Monday, 17 September 2012

Creating a good user experience

Creating a Compelling User Experience - part 1.

Hi, in the previous post I covered setting up Facebook logins for your Google site using OAuth 2.0.  This post will cover more around building up a nice, responsive, usable UI.  I have to confess this is not normally my number one area but for the purpose of my start-up it's something I'm having to get my head around (with some much-appreciated assistance).  Hence, this is part 1 of my journey with this but I think I've already got some interesting things to show.


The basics of building a good user experience with Google sites and Apps script gadgets is to adhere to the following:

  • Maximise the use of client events wherever possible - and I mean really maximise them, the less round trips to the server you can make, the better user experience you'll provide.
  • Make sure when you do a round-trip to the server you make it obvious to the user some processing is happening if you don't want them randomly clicking on other buttons on the screen.  Remember, GAS gadgets all run asynchronously on the server so you can get some funny behaviour if you're not careful.
  • Also, if you have really long running operations be aware of mechanisms like cache services (I haven't really had the need to use this yet but it's there if needed).  
  • All these things are also summarised here  but hopefully I can give some "real-life" examples.
  • For appearances I've found it best to use in-line CSS which I'll also demo
  • Finally I make extensive use of the built in charts that come with Google Apps which are pretty awesome.  I won't go into a lot of details in this post on those, will leave them for a future post since they would have enough material to warrant it.

My Example

To see how most of this works in real-life just go have a look at or check out the screenshot.

Step 1 - Create the controls and make them look pretty

The first task I had was to load the controls on the page and make them look pretty - at least to me (if you think they're fugly let me know I'm always open to feedback).  This is best done by applying in-line css.  The code I wrote to achieve this is as follows.  First, create a bunch of controls.

Then apply in-line CSS to them:

And here's a sample of the functions applying the styles.

And that's pretty much it for nice looking controls.

Step 2 - Use client events to improve the user experience

This step takes a bit more planning, but trust me it's worth it.  Using client events extensively is key to making the screen responsive to the user and creating a nice experience.

The first thing is simple, but effective.  On the screen shot shown earlier from my web app, you'll see there's two groups of drop-downs and buttons.  The lower group can be shown and hidden by toggling the label you see just above it (the label saying "Hide").  This is simply done by adding a client click event to that label which sets the visible property of those controls to false or true. A very simple but effective technique for preventing your pages being overly cluttered with confusing controls for the user.  Basically just done like this:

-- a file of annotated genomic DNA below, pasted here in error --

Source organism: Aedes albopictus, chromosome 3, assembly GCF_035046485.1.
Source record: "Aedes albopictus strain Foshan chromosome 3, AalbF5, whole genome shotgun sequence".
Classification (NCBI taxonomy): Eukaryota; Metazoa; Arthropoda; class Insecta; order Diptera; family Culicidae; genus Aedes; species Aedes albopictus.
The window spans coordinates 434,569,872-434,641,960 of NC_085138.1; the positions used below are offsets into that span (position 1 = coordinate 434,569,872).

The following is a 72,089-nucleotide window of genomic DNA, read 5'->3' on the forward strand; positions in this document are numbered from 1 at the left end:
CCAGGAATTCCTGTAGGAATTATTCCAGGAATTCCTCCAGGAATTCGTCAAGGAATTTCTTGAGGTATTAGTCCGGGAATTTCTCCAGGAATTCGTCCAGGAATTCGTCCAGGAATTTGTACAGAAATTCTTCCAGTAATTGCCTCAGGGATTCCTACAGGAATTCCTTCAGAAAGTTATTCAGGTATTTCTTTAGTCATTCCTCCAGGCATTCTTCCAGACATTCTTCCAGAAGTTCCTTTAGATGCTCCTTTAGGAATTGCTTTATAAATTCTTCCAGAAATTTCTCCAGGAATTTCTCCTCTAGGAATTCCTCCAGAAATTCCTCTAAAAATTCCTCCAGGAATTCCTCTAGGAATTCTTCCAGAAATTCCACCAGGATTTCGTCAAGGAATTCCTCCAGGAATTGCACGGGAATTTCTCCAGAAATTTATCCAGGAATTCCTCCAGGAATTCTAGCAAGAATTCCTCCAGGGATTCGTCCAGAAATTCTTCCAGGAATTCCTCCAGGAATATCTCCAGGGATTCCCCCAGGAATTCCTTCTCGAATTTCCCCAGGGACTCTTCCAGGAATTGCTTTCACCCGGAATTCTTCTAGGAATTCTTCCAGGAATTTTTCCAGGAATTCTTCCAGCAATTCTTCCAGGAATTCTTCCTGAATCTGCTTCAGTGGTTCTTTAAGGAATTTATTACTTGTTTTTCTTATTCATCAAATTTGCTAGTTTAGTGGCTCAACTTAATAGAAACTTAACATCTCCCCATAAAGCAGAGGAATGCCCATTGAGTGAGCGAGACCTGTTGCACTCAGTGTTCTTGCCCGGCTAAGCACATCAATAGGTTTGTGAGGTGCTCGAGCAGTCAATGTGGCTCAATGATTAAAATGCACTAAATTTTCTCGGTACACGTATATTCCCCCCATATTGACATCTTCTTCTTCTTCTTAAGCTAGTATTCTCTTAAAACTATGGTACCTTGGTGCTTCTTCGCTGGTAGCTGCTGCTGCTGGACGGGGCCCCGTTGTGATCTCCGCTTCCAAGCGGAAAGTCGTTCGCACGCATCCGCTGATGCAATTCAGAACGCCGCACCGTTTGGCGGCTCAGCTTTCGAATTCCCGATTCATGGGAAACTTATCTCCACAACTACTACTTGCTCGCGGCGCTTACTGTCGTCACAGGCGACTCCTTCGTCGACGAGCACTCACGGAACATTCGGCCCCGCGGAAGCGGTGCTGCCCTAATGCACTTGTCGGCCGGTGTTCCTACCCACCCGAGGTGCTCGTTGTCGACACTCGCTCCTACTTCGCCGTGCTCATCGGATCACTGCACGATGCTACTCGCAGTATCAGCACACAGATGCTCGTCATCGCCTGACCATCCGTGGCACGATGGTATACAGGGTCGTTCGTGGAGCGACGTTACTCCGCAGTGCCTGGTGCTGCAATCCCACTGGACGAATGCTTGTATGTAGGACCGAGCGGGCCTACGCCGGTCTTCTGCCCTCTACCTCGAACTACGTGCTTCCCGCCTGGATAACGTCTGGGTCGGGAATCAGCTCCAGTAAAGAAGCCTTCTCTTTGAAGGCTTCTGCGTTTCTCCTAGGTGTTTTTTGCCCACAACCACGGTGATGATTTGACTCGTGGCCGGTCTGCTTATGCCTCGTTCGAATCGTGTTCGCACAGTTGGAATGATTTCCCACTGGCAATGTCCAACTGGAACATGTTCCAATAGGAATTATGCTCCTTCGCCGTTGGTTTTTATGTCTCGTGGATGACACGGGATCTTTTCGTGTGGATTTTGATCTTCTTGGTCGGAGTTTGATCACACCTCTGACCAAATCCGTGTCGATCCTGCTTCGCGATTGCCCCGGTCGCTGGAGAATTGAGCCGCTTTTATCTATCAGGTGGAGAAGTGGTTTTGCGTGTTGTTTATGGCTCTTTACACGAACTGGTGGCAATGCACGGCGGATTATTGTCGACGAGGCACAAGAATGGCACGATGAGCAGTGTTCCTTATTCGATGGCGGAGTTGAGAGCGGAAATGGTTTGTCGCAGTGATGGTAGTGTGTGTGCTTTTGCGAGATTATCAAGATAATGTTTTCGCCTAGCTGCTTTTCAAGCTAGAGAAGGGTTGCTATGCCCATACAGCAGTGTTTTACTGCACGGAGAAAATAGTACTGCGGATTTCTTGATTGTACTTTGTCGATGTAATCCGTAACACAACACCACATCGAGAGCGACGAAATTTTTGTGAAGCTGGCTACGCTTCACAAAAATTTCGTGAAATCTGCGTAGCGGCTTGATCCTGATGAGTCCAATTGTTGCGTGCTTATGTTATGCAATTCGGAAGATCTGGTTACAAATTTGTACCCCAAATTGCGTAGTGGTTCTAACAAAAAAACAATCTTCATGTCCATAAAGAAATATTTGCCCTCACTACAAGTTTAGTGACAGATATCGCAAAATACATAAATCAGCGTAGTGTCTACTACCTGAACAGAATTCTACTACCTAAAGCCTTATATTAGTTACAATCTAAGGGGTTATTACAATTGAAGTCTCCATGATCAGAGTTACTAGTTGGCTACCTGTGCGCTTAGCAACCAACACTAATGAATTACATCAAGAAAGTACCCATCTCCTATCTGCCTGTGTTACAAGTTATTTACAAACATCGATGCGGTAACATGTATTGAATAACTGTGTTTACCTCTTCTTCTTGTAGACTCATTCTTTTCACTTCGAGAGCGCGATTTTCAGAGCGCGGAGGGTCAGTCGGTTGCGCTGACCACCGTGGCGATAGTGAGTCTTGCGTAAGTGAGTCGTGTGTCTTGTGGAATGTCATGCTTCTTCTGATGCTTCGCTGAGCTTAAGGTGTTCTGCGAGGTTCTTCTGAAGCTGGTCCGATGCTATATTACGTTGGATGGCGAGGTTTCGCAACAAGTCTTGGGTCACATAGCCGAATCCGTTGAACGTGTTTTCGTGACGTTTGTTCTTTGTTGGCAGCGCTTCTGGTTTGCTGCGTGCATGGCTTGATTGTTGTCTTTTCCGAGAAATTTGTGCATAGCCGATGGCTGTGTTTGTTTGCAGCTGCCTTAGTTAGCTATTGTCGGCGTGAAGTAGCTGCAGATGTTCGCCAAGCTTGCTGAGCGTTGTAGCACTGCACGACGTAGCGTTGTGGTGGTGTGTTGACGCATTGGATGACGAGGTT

You'll see you create an event for the control itself forEventSource(), the one for any other controls on the screen as well forTargets.  Note, multiple forTargets can be set.

The next bit is really cool.  You can create client and server events for a control.  This is key if you want to show the user something is processing and prevent them from randomly clicking buttons (remember events are asynchronous) and stuffing up your beautiful screen you've spent all those late nights developing.  Also, it enables you to create some call Ajax-like functionality if you want.  So for the buttons on the website, here's how I achieved it.

I create a client event for a button where it sets it's own text to "Working" and also sets the background colour of any other buttons to grey.  This will then all be reset to the original colours and text once the server side event is complete.  Code is shown as follows.  First set the client events on the buttons.


This then gets repeated for the remaining buttons, referencing the others.  For example buttonMySubject would be.


Then proceed to attach a server event to each button and make sure after the server events are run the following function is called to reset the buttons to their original state.  This is shown as follows.

Step 3 - Other tips

Some other pointers I've found helpful when it comes to reducing the server-side processing time for events.

  • Where you need to do any complex data processing use arrays - makes a big difference than iterating through rows from a ScriptDB table.
  • Where you want to change controls on a screen, load the controls from doGet() and then toggle their visibility for improved performance - much better than adding and removing controls dynamically.
  • Consider tricks like using some hard-coded initiation values for your screen when users first arrive.  The improved load-time performance can make all the difference to first time users (obviously there's a trade off with dynamically generated values).

In Summary

In summary, I'm not going to pontificate about how to make the world's most awesome UI - there's plenty of books around for that.  But for using GAS in Google Sites I've found some of these tricks have really worked.  Also, if you have time to visit and have any feedback I'd really appreciate it.

Next Week

Next week I'll run you through how I've created the dynamic charting on the site.  Until then, don't work too hard!



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